A Town Called Panic (2009)

A Town Called Panic (2009)

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Nice piano. Convenient for even a horse to play.
Nice piano. Convenient for even a horse to play.

Twitter Plot Summary: When Cowboy and Indian realise they’ve forgotten Horse’s birthday, they plan to surprise him. It goes wrong.

Genre: Animation/Adventure/Comedy/Family/Fantasy

Director: Stephane Aubier and Vincent Patar.

Key Cast: Stephane Aubier, Jeanne Balibar, Nicolas Buysse, Bruce Ellison, Vincent Patar, Benoit Poelvoorde

Five Point Summary:

1. A talking horse in a shower? Now I’ve seen everything.
2. A website solely for selling bricks? Madness.
3. Leaving the bricks there isn’t going to end well.
4.  A pearl… altar?
5. How do you get people to leave your house? Throw pigs and cows at them, naturally.

If you live in the UK and have watched an advert break within the last few years (apparently between 2007 and 2010) then you will have probably seen the Cravendale adverts featuring toys of a pirate, a cow and a cyclist and their crazy adventures to acquire some tasty Cravendale, shouting ‘MILK! MIIIILLLKKK!!!’ at everybody. If you do recall these adverts and you liked them then you’ll more than likely enjoy A Town Called Panic, a 2009 movie spinoff from the TV series that aired for a single season in 2000.

Cowboy, Indian and Horse all live together in the town known as Panic. It’s Horse’s birthday and Cowboy and Indian have forgotten. But never fear because Internet shopping is your friend! Jumping online while Horse is out, they end up ordering 17 million bricks by mistake. The bricks turn up in a ridiculous number of trucks and they have to hid them all before Horse gets home. Where’s the logical place to hide 17 million bricks from view, you might ask? Well, literally on top of your house is probably not the best of ideas. When the bricks inevitably come crashing down and take out most of the town, their attempts at rebuilding their house are paused by strange creatures stealing their walls. And thus, the adventure begins.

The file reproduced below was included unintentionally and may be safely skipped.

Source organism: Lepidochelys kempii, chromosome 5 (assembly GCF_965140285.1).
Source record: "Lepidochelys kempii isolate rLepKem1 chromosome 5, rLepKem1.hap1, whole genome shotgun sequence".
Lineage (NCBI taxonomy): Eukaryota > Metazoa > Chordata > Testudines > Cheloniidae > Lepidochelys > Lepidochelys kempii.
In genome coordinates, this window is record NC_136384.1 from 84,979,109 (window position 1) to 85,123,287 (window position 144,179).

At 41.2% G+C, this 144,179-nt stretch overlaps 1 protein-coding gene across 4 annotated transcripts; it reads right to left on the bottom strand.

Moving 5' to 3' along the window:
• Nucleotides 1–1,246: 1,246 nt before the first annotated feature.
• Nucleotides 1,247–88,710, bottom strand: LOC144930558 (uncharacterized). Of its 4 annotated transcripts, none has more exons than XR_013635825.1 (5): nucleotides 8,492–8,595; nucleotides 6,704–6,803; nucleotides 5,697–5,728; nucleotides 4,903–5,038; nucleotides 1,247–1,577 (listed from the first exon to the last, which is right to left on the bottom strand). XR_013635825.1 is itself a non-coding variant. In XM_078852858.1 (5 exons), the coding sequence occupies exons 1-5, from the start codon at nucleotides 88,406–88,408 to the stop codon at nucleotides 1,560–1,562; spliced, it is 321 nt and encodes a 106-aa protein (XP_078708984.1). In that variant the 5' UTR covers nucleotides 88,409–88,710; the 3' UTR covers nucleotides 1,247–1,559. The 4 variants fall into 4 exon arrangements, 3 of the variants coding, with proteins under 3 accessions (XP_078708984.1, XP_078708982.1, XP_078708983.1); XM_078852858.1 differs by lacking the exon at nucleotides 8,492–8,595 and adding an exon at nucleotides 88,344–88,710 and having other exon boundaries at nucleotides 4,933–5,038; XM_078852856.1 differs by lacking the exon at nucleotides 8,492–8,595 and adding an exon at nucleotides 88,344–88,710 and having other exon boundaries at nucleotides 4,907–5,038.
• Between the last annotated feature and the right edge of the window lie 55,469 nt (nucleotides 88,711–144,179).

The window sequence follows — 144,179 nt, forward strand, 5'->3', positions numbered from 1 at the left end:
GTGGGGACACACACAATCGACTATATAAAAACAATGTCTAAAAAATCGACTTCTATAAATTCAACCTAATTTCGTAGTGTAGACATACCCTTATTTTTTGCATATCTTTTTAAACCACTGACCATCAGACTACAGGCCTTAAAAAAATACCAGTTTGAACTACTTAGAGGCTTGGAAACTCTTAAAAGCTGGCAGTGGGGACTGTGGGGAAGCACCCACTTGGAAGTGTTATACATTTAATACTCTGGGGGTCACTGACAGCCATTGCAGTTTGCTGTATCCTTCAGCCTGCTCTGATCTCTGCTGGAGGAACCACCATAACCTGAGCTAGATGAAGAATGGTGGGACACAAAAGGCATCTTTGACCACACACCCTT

Of the three, Horse appears to be the adult whilst Cowboy and Indian are childish and likely to make impromptu and potentially catastrophic decisions. Horse has a love interest in Madame Longree – another Horse, for the record – and his attempts to woo her are often cut short by Cowboy and Indian’s exploits. Madame Longree is desperate (well, kind of) for Horse to attend one of her music classes, but due to a variety of genuinely valid reasons (becoming stuck at the centre of the Earth being one of them, for example), he’s constantly having to make excuses.

This is what happens when you accidentally order 17 million bricks online.
This is what happens when you accidentally order 17 million bricks online.

Unsurprisingly the notion of panic is a constant thread throughout the film. Everybody reacts with fear to almost every situation and there’s much shouting to be heard. In any other animated feature this kind of ridiculously OTT voice acting would be irritating, but in this case it fits perfectly with the insane story and setting. It’s all in French, by the way, so that might deter some potential viewers.

It’s completely insane and all the better for it. You can quickly ignore the fact that it’s a stop motion animation and that the characters are actually poorly articulated toys just because it’s so silly. It has that surreal, dreamlike insanity approach to narrative and fully explores the notion that, in animation (and to an extent, when children play with toys), there is no limit to your imagination. Case in point, other than the aforementioned journey to the centre of the Earth, our trio also visit the sea bed and the North Pole. Why? Because they can. It doesn’t really help them with their brick clear-up project, mind, but that’s a minor point. When your key goal in a project is to throw everything at the wall and see what sticks, A Town Called Panic works just fine.

Favourite scene: The 17 million bricks are hidden. On top of the house.

Quote: “Delicious toast! Excellent coffee!”

Silly Moment:  All of it – it’s just crazy.

Score: 3.5/5

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